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How Veterinarians Can Interpret and Communicate Genetic Health Results


Close-up of veterinarian in white coat holding small black and brown dog

Clinical genetics is a rapidly evolving field. Genetic screening has already shown valuable clinical utility, complementing existing best practices and strengthening the doctor–client–patient bond. The way veterinarians interpret and communicate these results, however, can involve additional considerations for both the clinician and the client. 

As we learn more about how genetic variants relate to health outcomes, the way we classify results and describe risk will inevitably change to reflect a growing understanding of how complex genetic factors can influence health. 

Types of genetic health results

Embark uses the terms clear, carrier, and at-risk to classify genetic results. 

  • Clear means that the dog does not have the variant allele. 
  • Carrier means that the dog has one copy of the variant allele and is not expected to have clinical signs of the disease. The term “carrier” only applies to conditions that are inherited recessively. 
  • At-risk means that the dog has one copy (dominant) or two copies (dominant or recessive) of the variant allele. We use the term at-risk because genetic testing does not diagnose disease. Other factors will determine if the at-risk dog becomes clinically affected.

If a dog is called clear for all tested genetic health risks, that does not mean that the dog is clear of all genetic diseases. Embark tests for several conditions where multiple genetic mutations cause the same or similar phenotype. For example, Embark tests for 20+ variants associated with Progressive Retinal Atrophy (PRA), but Embark does not test for every known variant. Moreover, there are almost certainly more variants that remain to be discovered. Mutations consistently occur (at a universally constant rate). This is a challenge to stay on top of genetic health considerations in dogs. It is also an opportunity to gain a better understanding of the etiology of complex diseases iteratively in a way that frames the future of diagnostics and drug development.

Veterinarians must consider dogs holistically when interpreting genetic results. Breed, age, sex, weight, diet, environment, and concurrent medical conditions, among other variables, can and should be taken into account. Complete physical examinations with an emphasis on the potentially affected organ systems should be performed. Further, not all breed-relevant conditions currently have a genetic test. Veterinarians must compose complete lists of differentials and perform diagnostic tests in conjunction with genetic screening.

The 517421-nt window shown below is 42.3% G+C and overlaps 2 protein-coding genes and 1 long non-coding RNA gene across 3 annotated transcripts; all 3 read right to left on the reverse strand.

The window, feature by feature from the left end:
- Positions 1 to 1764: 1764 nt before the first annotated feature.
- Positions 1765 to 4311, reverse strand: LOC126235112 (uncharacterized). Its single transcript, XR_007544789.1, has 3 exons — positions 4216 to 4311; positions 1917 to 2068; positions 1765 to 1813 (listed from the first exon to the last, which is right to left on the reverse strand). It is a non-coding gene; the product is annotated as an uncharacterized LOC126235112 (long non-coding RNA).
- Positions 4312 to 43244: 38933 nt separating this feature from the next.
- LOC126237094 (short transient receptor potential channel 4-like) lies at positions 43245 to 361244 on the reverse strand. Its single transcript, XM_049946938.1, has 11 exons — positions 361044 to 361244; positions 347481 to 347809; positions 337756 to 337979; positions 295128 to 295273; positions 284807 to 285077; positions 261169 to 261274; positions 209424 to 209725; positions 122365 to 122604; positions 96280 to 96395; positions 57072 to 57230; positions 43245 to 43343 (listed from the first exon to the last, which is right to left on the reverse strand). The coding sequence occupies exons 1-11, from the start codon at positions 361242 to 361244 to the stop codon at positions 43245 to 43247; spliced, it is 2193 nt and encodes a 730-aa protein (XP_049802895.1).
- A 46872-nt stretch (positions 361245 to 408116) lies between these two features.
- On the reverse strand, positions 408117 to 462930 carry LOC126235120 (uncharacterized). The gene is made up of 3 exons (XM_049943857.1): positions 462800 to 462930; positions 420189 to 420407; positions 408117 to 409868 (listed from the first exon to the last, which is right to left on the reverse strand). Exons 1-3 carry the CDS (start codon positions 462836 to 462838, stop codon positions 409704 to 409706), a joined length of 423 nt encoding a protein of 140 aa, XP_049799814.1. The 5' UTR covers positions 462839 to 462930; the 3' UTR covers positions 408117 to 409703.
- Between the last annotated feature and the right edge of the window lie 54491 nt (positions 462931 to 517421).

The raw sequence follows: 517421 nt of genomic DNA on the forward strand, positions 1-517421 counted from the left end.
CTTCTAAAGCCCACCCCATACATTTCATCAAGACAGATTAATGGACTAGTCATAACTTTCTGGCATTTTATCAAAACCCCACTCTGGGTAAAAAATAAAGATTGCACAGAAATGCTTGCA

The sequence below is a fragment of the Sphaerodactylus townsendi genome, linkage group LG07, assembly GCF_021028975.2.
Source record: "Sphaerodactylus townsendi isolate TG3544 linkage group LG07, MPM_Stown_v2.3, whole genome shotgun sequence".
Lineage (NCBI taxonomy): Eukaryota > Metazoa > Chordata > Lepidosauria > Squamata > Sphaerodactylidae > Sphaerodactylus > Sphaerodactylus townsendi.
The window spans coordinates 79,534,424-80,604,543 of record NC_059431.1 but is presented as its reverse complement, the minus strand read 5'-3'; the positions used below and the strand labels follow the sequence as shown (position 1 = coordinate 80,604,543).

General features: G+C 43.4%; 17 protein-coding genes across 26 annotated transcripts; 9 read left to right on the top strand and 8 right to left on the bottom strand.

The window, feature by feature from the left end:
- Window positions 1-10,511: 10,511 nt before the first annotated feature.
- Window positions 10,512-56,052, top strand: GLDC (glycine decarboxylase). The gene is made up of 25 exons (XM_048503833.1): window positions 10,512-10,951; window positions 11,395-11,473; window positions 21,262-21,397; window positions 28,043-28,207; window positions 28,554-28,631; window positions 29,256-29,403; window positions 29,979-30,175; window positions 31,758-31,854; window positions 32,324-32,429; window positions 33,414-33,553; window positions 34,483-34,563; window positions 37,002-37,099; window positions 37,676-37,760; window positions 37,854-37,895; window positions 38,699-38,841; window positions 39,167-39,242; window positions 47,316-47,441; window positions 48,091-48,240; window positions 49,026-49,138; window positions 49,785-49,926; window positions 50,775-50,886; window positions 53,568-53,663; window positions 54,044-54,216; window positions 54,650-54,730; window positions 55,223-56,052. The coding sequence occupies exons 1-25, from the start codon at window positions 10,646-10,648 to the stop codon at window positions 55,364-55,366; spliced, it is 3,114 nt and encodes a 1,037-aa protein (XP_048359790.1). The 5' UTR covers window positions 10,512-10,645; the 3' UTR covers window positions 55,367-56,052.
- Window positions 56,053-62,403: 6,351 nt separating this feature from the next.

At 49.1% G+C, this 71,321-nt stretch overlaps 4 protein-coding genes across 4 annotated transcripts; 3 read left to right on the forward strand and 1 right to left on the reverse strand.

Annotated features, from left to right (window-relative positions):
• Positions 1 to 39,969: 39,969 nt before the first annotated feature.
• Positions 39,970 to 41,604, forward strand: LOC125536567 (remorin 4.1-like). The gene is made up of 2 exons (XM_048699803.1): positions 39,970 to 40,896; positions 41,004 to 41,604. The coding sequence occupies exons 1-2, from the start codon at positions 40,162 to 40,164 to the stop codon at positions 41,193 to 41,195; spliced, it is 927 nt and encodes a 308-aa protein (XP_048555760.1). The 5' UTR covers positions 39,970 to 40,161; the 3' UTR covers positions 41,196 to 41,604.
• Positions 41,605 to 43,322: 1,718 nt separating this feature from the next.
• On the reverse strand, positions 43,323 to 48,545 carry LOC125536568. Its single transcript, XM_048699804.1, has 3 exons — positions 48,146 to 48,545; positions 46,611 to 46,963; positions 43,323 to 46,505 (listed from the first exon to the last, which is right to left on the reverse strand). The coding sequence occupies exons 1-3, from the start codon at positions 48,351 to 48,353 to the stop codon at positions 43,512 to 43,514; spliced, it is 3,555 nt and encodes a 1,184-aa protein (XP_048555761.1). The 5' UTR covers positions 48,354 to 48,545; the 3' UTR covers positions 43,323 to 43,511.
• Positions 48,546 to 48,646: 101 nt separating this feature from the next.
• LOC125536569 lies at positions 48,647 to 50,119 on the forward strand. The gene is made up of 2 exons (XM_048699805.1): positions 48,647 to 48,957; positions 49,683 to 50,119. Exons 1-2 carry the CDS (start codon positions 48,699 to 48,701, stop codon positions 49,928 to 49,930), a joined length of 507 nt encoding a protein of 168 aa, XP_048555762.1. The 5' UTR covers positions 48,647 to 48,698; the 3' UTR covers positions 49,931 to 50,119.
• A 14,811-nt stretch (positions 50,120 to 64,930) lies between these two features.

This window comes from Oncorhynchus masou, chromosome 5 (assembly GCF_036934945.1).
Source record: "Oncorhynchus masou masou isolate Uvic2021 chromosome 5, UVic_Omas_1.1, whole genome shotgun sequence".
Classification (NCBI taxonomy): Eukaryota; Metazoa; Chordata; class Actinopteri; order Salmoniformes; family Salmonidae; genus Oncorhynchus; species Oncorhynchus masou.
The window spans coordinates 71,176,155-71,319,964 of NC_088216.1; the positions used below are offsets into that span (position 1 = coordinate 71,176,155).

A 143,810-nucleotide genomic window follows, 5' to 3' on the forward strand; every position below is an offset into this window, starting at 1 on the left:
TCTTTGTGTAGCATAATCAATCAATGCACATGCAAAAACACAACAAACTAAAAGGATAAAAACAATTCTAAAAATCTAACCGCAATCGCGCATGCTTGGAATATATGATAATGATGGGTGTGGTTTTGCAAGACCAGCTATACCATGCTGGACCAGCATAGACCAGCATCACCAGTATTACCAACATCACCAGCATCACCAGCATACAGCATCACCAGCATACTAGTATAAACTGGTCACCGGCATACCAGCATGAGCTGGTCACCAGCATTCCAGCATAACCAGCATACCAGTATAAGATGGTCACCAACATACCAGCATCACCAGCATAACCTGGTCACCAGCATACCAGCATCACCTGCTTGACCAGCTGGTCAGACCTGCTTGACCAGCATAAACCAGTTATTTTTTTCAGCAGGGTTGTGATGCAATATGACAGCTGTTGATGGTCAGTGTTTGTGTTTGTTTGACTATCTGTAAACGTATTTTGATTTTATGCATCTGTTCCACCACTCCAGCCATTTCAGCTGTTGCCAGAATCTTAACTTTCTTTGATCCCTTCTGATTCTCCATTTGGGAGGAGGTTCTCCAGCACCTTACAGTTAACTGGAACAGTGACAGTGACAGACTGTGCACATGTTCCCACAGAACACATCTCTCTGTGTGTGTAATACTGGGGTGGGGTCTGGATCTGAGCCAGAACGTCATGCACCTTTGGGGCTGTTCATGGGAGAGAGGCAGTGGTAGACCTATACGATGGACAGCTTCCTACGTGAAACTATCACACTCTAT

The current terminology of clear, carrier, and at-risk came from a mostly “Mendelian” context in genetics; that is, a simple correlation between one genotype and one phenotype. As we (both at Embark and the field of canine genetics at large) increasingly resolve complex traits and diseases, this terminology will necessarily change.

In the future, this method of classifying genetic testing results will evolve to encompass polygenic risk, which is essential to understanding complex traits and diseases. Polygenic risk scores represent a total view of multiple variants involved in an individual’s heritable risk for developing a disease. As you can see, the way we classify genetic results—and the terms we use to describe risk—will continue to change as we better understand the multiple risk factors that can contribute to a phenotype. At Embark, we are working to restructure the way that complex information is delivered and contextualized.

Similarly, breeders and pet parents will be presented with new kinds of models to integrate in their breeding and wellness programs, respectively. This is new territory for all stakeholders in canine genetic health.

Communicating risk: penetrance and expressivity

The language of prognostic genetic testing includes a way to communicate an all-or-none probability that a dog will experience a given disease state, known as penetrance.  A penetrance of 1 indicates a dog with the genotype will develop clinical signs in its lifetime with certainty. A penetrance of 0.5 indicates a dog with the genotype has a 50-50 chance of developing the disease state. Incomplete penetrance is the result of unknown genetic or environmental factors that modify outcome, or a stochastic effect of developmental biology. Future discoveries can improve the understanding of incomplete penetrance, leading to clearer predictions and recommendations.